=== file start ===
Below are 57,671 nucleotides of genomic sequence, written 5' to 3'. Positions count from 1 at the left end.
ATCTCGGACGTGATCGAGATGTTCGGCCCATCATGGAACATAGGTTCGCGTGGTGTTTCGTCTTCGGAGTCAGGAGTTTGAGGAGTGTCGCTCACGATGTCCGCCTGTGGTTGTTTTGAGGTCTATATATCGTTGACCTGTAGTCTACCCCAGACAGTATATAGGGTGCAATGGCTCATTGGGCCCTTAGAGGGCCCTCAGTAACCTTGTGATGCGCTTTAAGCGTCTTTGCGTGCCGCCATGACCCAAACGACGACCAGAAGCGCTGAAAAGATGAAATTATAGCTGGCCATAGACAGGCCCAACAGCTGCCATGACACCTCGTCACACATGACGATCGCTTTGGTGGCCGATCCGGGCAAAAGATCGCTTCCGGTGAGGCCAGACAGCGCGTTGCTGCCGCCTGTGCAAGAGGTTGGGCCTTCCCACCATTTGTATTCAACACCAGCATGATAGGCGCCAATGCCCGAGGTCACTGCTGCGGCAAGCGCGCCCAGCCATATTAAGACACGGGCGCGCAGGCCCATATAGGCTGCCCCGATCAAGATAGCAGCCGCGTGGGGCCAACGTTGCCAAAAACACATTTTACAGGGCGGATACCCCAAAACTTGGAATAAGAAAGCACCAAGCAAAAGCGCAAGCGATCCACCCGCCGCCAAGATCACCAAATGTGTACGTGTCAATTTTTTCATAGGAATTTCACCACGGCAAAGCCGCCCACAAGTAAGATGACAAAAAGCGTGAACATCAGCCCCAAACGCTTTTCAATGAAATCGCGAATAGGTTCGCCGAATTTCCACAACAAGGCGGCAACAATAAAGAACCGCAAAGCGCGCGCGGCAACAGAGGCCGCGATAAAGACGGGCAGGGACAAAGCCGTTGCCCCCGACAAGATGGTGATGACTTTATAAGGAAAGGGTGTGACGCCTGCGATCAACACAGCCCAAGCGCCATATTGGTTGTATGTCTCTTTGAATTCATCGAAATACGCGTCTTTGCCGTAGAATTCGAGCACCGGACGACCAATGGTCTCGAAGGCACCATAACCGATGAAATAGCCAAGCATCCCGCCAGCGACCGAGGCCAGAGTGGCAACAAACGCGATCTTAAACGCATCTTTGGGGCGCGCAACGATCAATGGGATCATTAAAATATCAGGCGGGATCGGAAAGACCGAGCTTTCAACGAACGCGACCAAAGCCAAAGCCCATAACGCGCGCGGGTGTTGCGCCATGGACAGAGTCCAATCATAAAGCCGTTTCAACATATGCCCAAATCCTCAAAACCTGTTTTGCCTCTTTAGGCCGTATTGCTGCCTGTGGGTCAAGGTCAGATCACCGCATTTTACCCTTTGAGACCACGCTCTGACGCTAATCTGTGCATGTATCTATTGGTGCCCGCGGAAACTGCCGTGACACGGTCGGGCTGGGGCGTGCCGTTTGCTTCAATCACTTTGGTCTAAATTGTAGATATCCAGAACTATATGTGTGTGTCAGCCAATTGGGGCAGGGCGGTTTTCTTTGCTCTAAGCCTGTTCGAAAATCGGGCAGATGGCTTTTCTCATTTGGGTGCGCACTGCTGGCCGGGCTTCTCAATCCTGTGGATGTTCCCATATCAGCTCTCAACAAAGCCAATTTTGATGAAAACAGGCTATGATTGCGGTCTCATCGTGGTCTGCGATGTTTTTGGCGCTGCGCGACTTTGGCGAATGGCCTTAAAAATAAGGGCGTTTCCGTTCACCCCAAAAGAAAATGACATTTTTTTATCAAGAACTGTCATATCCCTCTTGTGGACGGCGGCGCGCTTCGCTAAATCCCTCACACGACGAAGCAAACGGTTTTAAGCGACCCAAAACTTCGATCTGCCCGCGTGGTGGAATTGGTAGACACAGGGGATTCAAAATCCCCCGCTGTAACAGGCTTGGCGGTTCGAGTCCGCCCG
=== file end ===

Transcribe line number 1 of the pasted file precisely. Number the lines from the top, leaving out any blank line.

Below are 57,671 nucleotides of genomic sequence, written 5' to 3'. Positions count from 1 at the left end.